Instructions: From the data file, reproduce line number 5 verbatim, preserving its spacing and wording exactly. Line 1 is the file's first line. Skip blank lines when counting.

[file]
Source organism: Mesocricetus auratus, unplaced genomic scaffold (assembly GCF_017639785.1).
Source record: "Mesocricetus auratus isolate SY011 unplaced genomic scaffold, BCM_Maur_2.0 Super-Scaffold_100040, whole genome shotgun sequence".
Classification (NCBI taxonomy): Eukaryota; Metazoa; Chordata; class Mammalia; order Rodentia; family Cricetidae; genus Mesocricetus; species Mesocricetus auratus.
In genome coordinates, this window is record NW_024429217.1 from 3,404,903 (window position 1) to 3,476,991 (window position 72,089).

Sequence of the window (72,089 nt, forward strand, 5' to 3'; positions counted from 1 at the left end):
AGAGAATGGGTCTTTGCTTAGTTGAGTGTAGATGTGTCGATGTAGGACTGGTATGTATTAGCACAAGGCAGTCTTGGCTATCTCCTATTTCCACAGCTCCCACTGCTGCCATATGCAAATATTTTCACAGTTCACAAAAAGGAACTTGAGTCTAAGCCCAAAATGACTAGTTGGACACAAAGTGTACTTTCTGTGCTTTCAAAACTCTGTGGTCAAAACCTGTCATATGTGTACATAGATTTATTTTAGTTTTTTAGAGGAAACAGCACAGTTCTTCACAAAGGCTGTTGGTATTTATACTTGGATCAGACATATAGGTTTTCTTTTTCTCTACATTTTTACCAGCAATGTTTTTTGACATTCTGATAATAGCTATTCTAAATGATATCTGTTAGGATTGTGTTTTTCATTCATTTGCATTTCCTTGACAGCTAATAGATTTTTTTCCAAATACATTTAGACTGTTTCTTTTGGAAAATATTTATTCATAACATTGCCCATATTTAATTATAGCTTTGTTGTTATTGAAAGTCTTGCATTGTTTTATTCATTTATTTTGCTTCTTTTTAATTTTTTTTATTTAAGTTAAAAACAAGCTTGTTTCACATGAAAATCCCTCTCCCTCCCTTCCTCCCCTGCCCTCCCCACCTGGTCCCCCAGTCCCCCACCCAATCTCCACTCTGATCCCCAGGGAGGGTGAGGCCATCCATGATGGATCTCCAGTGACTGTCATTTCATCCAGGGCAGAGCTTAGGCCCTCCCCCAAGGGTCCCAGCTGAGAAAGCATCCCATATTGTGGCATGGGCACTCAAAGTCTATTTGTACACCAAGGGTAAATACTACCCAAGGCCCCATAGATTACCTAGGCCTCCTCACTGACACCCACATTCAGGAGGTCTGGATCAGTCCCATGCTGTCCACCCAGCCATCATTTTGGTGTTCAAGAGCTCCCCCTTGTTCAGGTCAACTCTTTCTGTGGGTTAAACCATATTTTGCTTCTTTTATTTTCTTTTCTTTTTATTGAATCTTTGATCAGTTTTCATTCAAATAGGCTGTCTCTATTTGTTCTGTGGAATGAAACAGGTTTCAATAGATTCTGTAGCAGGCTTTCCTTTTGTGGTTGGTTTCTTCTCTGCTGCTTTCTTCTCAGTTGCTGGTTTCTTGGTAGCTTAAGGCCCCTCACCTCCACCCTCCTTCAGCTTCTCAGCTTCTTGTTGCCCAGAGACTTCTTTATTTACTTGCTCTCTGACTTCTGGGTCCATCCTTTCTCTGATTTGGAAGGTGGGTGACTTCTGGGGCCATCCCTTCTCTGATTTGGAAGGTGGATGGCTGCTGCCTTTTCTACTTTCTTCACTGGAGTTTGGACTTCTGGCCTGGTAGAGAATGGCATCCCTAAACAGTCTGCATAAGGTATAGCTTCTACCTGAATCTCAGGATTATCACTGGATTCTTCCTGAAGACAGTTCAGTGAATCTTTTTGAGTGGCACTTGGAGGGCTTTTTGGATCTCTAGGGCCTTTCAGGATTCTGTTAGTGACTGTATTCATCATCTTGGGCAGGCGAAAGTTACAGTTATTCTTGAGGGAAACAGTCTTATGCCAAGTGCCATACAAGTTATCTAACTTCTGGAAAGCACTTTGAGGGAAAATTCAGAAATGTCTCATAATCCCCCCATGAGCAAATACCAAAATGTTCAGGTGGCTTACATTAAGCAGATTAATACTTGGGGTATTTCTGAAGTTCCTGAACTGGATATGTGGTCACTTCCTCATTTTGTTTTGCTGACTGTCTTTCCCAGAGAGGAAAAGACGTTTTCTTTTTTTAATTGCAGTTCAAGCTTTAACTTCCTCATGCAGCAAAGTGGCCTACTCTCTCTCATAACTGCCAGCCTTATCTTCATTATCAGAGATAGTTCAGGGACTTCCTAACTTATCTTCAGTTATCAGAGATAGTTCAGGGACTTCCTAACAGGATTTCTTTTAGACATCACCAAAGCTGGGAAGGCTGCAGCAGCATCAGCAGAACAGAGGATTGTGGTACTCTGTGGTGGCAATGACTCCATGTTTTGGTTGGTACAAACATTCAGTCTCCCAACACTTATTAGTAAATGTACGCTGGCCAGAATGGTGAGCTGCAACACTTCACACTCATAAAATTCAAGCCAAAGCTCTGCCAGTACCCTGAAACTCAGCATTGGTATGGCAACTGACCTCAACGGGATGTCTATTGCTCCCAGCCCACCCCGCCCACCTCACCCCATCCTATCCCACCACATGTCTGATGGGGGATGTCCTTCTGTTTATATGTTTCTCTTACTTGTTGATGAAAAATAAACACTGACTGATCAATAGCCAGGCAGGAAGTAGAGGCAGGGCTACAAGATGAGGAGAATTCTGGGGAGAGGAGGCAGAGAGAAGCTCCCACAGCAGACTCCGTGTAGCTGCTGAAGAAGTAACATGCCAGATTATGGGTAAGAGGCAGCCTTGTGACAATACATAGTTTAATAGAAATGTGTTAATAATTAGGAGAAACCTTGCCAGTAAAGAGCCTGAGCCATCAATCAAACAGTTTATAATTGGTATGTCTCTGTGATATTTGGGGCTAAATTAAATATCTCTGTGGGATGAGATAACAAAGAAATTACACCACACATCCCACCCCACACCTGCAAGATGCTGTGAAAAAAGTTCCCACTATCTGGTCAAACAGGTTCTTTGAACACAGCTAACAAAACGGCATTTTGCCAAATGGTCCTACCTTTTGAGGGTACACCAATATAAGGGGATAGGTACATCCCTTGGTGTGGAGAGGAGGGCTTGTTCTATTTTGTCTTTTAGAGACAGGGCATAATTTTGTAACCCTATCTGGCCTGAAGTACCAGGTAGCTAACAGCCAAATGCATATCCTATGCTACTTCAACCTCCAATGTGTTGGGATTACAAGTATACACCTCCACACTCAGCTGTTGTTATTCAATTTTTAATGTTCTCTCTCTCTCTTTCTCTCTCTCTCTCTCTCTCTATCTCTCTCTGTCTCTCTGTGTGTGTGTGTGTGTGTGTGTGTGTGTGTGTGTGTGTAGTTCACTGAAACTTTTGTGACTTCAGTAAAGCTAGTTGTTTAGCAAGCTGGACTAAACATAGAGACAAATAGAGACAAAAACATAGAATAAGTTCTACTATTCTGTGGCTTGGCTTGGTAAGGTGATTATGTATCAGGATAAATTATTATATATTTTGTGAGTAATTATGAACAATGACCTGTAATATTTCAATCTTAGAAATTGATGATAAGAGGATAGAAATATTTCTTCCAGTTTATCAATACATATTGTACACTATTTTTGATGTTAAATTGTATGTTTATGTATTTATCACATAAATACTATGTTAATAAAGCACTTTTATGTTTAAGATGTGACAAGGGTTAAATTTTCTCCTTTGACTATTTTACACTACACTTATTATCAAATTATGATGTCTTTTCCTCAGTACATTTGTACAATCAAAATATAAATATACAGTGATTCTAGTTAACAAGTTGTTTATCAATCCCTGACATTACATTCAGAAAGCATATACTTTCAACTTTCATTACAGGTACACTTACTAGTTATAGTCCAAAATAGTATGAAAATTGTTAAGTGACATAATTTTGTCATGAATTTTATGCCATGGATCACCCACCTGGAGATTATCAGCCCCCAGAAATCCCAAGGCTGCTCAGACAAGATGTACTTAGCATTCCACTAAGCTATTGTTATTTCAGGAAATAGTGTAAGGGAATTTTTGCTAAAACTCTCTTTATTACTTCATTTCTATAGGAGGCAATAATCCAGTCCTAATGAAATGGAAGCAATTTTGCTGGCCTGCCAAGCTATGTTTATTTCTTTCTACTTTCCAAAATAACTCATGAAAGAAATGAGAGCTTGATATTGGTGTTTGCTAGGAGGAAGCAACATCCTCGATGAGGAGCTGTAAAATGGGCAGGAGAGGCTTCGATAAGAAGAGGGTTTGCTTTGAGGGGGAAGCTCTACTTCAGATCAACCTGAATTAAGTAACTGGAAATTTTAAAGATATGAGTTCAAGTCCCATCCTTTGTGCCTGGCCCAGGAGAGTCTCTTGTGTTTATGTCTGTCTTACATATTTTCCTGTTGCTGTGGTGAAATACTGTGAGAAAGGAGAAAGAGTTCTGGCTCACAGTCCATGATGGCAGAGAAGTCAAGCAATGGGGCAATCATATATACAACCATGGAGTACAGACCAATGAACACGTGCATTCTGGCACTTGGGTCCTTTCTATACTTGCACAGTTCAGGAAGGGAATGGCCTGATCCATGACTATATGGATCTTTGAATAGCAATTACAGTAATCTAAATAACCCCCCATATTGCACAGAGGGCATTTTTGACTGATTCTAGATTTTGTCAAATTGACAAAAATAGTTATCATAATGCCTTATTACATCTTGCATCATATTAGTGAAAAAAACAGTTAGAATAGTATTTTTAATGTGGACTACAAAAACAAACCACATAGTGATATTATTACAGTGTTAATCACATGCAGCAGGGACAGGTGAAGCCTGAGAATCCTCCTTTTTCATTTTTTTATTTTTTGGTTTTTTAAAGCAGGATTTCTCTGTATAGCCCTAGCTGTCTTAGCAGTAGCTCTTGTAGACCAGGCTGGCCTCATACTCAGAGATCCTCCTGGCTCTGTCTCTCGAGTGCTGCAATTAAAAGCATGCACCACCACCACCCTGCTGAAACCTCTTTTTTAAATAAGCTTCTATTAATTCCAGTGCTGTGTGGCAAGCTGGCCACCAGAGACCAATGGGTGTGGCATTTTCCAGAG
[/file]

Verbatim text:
Sequence of the window (72,089 nt, forward strand, 5' to 3'; positions counted from 1 at the left end):